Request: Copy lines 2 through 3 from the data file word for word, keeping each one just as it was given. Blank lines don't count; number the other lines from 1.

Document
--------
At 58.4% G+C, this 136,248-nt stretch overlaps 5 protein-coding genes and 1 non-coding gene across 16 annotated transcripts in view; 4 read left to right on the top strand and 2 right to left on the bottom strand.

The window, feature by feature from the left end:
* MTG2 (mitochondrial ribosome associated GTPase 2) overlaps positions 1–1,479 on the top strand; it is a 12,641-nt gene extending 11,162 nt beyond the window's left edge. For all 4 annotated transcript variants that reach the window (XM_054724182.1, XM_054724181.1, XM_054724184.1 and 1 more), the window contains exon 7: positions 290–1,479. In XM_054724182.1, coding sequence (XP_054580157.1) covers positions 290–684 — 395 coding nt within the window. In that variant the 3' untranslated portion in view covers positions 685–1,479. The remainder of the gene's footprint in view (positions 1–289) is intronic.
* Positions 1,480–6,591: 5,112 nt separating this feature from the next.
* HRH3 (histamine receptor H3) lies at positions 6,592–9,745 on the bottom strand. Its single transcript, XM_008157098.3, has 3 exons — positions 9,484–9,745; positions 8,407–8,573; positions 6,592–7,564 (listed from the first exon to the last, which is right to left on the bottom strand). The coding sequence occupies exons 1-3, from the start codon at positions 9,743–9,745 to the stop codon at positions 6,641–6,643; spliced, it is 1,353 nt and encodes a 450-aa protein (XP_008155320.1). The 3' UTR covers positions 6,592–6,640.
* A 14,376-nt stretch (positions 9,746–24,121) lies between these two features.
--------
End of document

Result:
The window, feature by feature from the left end:
* MTG2 (mitochondrial ribosome associated GTPase 2) overlaps positions 1–1,479 on the top strand; it is a 12,641-nt gene extending 11,162 nt beyond the window's left edge. For all 4 annotated transcript variants that reach the window (XM_054724182.1, XM_054724181.1, XM_054724184.1 and 1 more), the window contains exon 7: positions 290–1,479. In XM_054724182.1, coding sequence (XP_054580157.1) covers positions 290–684 — 395 coding nt within the window. In that variant the 3' untranslated portion in view covers positions 685–1,479. The remainder of the gene's footprint in view (positions 1–289) is intronic.